All About Medical Malpractice

All About Medical Malpractice

The medical industry is so complicated that, typically, you need a professional license to prove your competence. But there are instances where even the most competent medical professional becomes negligent or reckless, resulting into the harm of their patients, either through injury or medical complication.

It is a good thing that there is a legal concept such as medical malpractice. According to the website of the Woodbridge medical malpractice attorneys of the Todd J. Leonard Law Firm, those who have been victims of medical malpractice may take legal action against the responsible parties, such as getting compensation from the damages they have sustained.

But how can it be determined that an instance is a medical malpractice case? There are variables that can be considered:

  • There is a direct professional-patient relationship
  • The professional has the duty of care for the patient
  • The professional has acted or failed to act in a way that violates the duty of care
  • The violation has harmed the patient in any form

Unnecessarily harming the patient has a variety of consequences. The patient suffers not just from unwarranted injuries and complications, but also from unwarranted medical costs to fix the problems, such as corrective surgeries and prolonged hospital confinements.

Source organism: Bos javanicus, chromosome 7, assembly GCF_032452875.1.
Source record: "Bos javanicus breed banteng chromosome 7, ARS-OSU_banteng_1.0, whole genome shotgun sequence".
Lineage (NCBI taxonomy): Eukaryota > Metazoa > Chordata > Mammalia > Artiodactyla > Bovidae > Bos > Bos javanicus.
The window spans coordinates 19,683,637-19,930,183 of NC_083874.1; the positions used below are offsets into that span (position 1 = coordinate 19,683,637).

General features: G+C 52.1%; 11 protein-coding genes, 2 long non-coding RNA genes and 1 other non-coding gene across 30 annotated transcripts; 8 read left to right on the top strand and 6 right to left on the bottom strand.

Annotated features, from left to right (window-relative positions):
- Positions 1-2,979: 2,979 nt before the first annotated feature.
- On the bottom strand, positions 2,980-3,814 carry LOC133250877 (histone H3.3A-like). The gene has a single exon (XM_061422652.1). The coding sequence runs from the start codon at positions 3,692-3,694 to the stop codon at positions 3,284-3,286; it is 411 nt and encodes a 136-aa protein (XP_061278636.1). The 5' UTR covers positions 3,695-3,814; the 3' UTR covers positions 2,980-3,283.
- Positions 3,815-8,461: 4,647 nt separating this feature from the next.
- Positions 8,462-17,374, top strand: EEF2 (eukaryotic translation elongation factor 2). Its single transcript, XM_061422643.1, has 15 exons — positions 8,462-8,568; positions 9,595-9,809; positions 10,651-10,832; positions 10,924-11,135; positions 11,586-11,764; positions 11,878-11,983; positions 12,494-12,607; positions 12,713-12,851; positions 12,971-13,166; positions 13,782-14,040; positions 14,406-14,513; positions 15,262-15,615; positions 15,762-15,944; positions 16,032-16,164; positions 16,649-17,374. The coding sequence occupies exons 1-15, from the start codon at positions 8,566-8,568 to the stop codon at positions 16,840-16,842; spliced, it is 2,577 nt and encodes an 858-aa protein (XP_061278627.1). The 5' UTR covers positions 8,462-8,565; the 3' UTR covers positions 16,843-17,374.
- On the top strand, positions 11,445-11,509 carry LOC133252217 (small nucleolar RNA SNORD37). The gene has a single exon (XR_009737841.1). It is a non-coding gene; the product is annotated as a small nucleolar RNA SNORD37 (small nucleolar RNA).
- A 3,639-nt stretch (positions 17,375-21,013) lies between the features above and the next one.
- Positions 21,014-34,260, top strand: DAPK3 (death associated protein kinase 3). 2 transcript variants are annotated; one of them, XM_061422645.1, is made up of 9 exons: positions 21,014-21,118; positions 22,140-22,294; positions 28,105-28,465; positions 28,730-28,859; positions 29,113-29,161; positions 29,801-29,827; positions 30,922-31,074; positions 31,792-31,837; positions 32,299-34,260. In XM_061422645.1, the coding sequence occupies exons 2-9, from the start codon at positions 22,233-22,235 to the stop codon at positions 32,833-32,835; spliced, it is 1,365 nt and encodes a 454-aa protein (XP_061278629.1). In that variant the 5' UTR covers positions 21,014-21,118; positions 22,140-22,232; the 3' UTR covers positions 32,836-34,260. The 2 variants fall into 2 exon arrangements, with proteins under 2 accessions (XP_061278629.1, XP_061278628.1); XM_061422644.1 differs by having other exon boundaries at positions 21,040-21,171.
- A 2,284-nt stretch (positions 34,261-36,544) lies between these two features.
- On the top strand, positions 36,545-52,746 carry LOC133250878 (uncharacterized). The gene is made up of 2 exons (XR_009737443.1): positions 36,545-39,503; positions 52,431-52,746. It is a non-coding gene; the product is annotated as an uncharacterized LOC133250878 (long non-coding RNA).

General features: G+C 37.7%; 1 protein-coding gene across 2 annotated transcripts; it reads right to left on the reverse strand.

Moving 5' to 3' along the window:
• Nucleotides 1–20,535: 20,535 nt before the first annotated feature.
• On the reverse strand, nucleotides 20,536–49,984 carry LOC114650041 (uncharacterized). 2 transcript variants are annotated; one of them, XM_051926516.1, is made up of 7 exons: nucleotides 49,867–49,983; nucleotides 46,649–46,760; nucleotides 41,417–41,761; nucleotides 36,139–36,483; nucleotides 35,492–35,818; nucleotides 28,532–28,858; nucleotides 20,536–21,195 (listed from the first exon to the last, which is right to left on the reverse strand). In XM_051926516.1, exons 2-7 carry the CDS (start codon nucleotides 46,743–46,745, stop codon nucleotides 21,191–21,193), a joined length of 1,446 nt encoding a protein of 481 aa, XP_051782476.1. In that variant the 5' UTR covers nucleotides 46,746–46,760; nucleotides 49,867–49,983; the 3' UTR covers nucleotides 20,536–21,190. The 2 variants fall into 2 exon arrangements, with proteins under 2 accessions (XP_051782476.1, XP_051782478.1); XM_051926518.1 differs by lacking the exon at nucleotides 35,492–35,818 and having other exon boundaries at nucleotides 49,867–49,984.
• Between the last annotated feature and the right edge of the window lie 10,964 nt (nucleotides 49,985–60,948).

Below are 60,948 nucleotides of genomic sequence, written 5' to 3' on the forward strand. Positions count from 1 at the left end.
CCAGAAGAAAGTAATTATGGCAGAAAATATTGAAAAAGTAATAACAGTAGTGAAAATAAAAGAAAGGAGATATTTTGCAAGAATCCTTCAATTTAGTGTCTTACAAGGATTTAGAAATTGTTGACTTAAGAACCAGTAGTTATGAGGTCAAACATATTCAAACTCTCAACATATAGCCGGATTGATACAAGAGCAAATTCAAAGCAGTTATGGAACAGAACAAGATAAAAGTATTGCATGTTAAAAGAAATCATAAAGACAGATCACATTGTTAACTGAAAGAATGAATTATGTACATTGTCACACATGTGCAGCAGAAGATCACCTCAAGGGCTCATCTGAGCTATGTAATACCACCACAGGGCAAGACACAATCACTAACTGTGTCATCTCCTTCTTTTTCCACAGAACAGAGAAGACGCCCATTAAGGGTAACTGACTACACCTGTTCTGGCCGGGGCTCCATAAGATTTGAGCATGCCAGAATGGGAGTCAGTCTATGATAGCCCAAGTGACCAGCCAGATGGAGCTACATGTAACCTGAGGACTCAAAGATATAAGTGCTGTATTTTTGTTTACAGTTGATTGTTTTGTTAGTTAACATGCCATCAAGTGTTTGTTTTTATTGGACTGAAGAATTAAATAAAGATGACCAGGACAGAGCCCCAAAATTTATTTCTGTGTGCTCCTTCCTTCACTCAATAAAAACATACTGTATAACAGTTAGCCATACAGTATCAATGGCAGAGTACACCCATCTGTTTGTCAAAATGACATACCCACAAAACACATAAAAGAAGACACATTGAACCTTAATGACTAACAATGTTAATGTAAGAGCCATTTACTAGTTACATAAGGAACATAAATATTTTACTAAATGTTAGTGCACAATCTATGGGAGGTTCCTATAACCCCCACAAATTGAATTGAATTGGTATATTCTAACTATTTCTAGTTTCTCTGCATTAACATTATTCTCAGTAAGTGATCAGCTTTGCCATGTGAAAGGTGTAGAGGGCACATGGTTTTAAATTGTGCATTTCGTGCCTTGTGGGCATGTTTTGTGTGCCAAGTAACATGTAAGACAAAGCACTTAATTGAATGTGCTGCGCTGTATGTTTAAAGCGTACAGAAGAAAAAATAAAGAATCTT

Of course, these costs do not come free, and on the worst instances, may even reach thousands upon thousands of dollars. The financial burdens do not end there. Being a victim of medical malpractice may also mean that the patient is going to lose time at work, and therefore cannot earn a living. On worst instances, the medical malpractice may even disable the victim, making him lose his ability to earn a living temporarily or permanently.

The website of Crowe & Mulvey, LLP has enumerated various areas where medical malpractice can arise as an issue. But some areas are more common than others. Below are some of the most common medical malpractice claims:

  • Anesthesia errors, such as giving too much or too little anesthesia
  • Birth injuries sustained either during the pregnancy or delivery
  • Emergency room errors, like failing to give adequate treatment immediately
  • Hospital negligence, such as treatment delays and lack of attention to patients
  • Medication errors, like giving the wrong drug or wrong dosage
  • Misdiagnosis, such as diagnosing a healthy patient as ill or vice versa
  • Surgical errors, like accidentally puncturing organs or operating on the wrong body part

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